How Would Jeremy Lin Fare in a Pickup Game in Beijing?

A 20-something American now working as a translator in China sends this report:

Having lived in Beijing for five years now, I've played in more than my share of Chinese pickup games. Something that becomes obvious very quickly is that people here--especially young people--model their games more on the Kobes of the world than the Nashes. While you will sometimes see someone who's a willing distributor, or someone who has an outside shot, many times pickup games here quickly degenerate into a series of dueling "drive-to-the-hoop/rebound/kick-out" possessions. Setting picks is rare, the pick-and-roll is even rarer, and the concept of spacing on offense is practically non-existent (actually, now that I think about it, I'm probably doing Kobe a disservice. At least he knows how to come off a pick!).

Why? One of the Chinese micro-blog users you quoted cites the system as the main reason why China has yet to produce a great point guard. I completely agree. Despite the prevailing stereotype of "collectivist" Asians, in basketball, at least, people here aren't taught how to function as a team. And it shows on the pickup court. Or at least it does in Beijing (You harp constantly on China's diversity, and you're completely right on that count. Maybe they ball it up differently in Guangzhou!).

Just part of expanding the data-set on how "Asians" bring their special, spatial perspective to ball sports.

The other notable aspect of this message, of course, is that the reader has evidently been away from a native-English environment long enough that he says "harp constantly on" when he means "devote admirably consistent attention to." Otherwise, excellent note!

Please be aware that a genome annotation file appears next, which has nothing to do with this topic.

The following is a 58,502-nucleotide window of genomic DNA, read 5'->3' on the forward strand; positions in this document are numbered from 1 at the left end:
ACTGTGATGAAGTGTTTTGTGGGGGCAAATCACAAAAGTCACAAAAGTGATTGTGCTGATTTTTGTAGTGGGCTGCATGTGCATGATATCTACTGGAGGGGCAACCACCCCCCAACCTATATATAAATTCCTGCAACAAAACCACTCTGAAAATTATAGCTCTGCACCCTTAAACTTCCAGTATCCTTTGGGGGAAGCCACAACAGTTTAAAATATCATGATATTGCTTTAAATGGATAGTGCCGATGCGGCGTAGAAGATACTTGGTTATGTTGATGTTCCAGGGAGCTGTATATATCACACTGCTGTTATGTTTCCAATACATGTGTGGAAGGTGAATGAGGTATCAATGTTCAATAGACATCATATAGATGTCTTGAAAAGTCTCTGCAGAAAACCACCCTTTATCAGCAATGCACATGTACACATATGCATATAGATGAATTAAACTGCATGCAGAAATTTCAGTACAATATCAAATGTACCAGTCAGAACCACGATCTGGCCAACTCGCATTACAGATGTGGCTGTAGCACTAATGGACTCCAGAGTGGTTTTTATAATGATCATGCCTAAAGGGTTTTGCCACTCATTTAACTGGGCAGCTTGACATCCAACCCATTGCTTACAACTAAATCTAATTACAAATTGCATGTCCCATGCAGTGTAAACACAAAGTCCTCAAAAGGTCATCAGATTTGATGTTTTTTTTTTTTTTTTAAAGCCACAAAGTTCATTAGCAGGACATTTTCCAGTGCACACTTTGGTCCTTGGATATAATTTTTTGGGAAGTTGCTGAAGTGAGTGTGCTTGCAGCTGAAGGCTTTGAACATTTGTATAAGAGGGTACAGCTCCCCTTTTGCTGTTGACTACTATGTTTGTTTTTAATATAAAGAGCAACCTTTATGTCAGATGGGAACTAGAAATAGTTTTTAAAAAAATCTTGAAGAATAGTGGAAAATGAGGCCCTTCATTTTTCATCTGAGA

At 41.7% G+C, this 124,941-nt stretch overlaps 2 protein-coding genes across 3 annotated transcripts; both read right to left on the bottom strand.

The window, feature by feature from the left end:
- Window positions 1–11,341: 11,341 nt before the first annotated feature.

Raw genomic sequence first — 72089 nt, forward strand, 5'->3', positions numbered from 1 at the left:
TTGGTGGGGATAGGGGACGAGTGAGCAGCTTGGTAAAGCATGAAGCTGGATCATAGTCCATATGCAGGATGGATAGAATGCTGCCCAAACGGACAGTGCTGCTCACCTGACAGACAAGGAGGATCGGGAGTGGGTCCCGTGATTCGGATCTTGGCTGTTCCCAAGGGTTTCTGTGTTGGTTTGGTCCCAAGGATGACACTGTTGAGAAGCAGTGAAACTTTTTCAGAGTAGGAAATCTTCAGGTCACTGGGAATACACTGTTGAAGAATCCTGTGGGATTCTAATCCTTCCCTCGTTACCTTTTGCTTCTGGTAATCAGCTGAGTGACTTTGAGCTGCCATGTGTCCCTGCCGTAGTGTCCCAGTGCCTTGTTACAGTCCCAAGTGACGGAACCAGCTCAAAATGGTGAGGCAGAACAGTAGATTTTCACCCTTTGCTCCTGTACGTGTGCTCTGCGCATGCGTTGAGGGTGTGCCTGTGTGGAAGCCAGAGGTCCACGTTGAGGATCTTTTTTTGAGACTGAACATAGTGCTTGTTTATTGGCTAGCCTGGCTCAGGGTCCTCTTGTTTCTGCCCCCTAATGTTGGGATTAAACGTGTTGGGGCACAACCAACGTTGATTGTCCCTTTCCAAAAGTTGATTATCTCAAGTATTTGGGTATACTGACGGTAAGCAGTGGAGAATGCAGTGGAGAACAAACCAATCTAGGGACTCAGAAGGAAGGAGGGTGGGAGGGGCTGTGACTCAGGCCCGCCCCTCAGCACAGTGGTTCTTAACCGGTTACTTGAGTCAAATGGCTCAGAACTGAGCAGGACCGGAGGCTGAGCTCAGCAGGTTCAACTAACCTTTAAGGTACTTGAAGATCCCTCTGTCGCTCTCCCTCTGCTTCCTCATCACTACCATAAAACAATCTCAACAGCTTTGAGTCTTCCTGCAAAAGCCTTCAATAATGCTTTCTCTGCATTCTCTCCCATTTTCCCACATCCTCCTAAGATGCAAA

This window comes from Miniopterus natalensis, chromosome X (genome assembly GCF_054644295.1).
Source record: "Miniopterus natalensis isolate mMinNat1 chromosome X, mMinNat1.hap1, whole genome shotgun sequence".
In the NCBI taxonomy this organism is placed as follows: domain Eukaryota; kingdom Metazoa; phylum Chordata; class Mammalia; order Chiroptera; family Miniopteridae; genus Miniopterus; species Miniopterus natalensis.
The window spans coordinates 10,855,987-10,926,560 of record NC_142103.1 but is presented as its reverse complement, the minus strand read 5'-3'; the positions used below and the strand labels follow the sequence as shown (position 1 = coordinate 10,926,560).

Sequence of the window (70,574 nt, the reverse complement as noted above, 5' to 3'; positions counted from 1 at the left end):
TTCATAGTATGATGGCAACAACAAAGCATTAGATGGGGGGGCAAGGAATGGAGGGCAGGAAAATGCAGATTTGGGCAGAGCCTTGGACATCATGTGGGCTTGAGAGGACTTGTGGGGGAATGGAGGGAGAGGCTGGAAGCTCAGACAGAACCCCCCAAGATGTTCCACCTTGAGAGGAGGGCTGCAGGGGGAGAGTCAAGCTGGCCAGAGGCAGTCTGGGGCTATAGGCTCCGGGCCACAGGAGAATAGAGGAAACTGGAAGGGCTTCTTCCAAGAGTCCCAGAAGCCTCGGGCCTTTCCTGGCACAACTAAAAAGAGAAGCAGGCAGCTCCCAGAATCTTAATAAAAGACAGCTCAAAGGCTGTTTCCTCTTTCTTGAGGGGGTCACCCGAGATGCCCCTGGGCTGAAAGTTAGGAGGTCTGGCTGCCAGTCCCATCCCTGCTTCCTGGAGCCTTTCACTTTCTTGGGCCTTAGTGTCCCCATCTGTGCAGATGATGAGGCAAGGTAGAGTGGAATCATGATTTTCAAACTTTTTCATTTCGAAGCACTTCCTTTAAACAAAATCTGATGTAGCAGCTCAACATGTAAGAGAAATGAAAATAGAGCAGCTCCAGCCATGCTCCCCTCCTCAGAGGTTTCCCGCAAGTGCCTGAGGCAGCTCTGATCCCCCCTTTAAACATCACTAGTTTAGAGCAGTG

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James Fallows is a national correspondent for The Atlantic and has written for the magazine since the late 1970s. He has reported extensively from outside the United States and once worked as President Carter's chief speechwriter. His latest book is China Airborne. More

James Fallows is based in Washington as a national correspondent for The Atlantic. He has worked for the magazine for nearly 30 years and in that time has also lived in Seattle, Berkeley, Austin, Tokyo, Kuala Lumpur, Shanghai, and Beijing. He was raised in Redlands, California, received his undergraduate degree in American history and literature from Harvard, and received a graduate degree in economics from Oxford as a Rhodes scholar. In addition to working for The Atlantic, he has spent two years as chief White House speechwriter for Jimmy Carter, two years as the editor of US News & World Report, and six months as a program designer at Microsoft. He is an instrument-rated private pilot. He is also now the chair in U.S. media at the U.S. Studies Centre at the University of Sydney, in Australia.

Fallows has been a finalist for the National Magazine Award five times and has won once; he has also won the American Book Award for nonfiction and a N.Y. Emmy award for the documentary series Doing Business in China. He was the founding chairman of the New America Foundation. His recent books Blind Into Baghdad (2006) and Postcards From Tomorrow Square (2009) are based on his writings for The Atlantic. His latest book is China Airborne. He is married to Deborah Fallows, author of the recent book Dreaming in Chinese. They have two married sons.

Fallows welcomes and frequently quotes from reader mail sent via the "Email" button below. Unless you specify otherwise, we consider any incoming mail available for possible quotation -- but not with the sender's real name unless you explicitly state that it may be used. If you are wondering why Fallows does not use a "Comments" field below his posts, please see previous explanations here and here.


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